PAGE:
In 1748, the British politician and aristocrat John Montagu, the 4th Earl of Sandwich, spent a lot of his free time playing cards. He really liked eating a snack and playing cards at the same time, but that was very hard to manage.
So he came up with the idea to eat beef between slices of toast, which would allow him to finally eat and play cards at the same time. That’s how a “sandwich,” the name for two slices of bread with meat in between, was invented and became one of the most popular meal inventions in the western world.
What is storytelling?
“Stories have power. They delight, enchant, touch, teach, recall, inspire, motivate, challenge. They help us understand. They imprint a picture on our minds. Want to make a point or raise an issue? Tell a story.” — Janet Litherland
Now you know how sandwich was invented. Most probably you will remember it for a long time. Why? That’s how our brain works. There are many studies proving it. But let’s go the easiest path. How often do you read books, watch movies, or share some story with your friends? I guess, every day, right? So that’s a part of your life. This way you communicate, explore, learn, etc.That’s what captures you. At some point, you start to visualize the events told.
Storytelling is a form of communication that stimulates imagination and builds a sense of community between tellers and listeners.
Stories are everywhere. Everyday conversation is full of anecdotes and real-life stories. What makes them different from each other is how good they are, in other words, how engaged listeners feel. Older stories are the product of a community experience. People of all ages, backgrounds, and cultures can communicate through storytelling. Storytelling is also a valuable tool in education, language development, therapy, and in building racial equality and religious respect.
How does it work?
In case of the ordinary Powerpoint presentation with bulleted lists, only language processing parts of the brain work decoding words into meaning. Things are very different when we are being told a story. Apart from the language-processing areas, any other part of the brain we use when experiencing the events of the story is activated.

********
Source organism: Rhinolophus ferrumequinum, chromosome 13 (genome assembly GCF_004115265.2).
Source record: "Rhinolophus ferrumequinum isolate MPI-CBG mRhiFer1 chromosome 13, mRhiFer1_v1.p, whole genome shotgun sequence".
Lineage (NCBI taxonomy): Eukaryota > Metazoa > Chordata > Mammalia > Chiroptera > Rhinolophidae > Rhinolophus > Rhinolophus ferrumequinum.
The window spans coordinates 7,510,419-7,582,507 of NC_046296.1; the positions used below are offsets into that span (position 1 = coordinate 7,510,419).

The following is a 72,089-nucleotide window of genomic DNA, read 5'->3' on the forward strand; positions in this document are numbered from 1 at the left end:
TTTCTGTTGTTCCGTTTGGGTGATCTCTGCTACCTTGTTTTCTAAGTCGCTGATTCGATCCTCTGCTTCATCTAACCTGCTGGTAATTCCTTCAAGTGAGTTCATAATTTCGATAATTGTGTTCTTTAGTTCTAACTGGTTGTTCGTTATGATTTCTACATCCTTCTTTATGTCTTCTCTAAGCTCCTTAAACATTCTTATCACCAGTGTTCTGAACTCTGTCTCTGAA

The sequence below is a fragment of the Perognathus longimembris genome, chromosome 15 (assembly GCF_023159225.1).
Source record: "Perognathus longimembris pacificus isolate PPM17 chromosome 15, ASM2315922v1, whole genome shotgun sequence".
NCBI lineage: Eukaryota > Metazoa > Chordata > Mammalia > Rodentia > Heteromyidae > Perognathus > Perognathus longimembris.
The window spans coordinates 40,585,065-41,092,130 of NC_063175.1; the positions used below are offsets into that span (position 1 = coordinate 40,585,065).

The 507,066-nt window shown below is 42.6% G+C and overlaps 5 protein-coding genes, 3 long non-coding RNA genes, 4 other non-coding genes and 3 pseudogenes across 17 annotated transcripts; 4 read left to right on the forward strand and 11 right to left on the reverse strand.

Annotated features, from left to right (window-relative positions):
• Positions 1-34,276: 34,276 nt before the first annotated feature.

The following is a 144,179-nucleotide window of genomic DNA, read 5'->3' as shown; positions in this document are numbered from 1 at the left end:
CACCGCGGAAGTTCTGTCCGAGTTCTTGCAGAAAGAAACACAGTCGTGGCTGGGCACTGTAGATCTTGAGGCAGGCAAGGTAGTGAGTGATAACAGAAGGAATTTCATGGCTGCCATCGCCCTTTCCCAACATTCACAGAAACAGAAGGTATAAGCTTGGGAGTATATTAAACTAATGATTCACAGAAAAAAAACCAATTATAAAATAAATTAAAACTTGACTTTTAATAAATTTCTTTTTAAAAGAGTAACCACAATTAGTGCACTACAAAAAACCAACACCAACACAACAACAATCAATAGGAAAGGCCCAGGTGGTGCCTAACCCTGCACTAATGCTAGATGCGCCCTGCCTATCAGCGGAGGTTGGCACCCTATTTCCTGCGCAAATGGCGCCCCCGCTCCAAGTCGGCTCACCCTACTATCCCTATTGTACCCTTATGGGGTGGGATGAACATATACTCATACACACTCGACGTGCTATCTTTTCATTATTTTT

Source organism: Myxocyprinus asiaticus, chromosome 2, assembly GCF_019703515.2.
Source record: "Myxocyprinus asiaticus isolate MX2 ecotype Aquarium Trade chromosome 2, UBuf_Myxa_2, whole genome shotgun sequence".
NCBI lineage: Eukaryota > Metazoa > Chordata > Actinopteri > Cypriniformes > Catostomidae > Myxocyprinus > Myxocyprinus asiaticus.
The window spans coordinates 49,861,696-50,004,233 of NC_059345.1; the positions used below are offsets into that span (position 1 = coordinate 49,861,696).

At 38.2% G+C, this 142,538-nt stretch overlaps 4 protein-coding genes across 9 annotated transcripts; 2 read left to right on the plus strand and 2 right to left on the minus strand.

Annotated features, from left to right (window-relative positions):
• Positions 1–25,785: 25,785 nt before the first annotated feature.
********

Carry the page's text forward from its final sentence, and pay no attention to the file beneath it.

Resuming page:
A story can put your whole brain to work. Moreover, telling about our success can impact the listeners’ life greatly.
Still, why does this format of a story have such an impact on us? Here events turn around one after another. That‘s what suits us as if a story is broken into the simplest form of cause and effect connection, that is exactly how we think. We live with it every day when going to the shop or meeting a friend. There is a story for each action in our head.
Now when someone’s telling us a story, our brain searches for such experience and releases a certain emotion we previously had. Our memory keeps such stories much longer.
Best storytelling formats
As the time went by, the way stories were presented has changed dramatically. Stories can be told using different methods, from words and letters to sounds, pictures, and even the teller’s and listeners’ bodies.
#1. Storytelling with movement
Stories that involve movement give an opportunity for the listeners to physically participate. People can make some sounds in order to revive the story. Think of dinner mystery parties where guests playing roles in a story or video games where gamers create their own story.
#2. Recorded stories
This method helps listeners or readers to develop their own mental images. Think of reading novels in your favorite chair or listening to audiobooks on a walk.
#3. Storytelling using images or sounds
This one is made of a combination of story and pictures, sounds or videos. Think of comic books, TV shows or movies. I know you like it!
#4. Verbal storytelling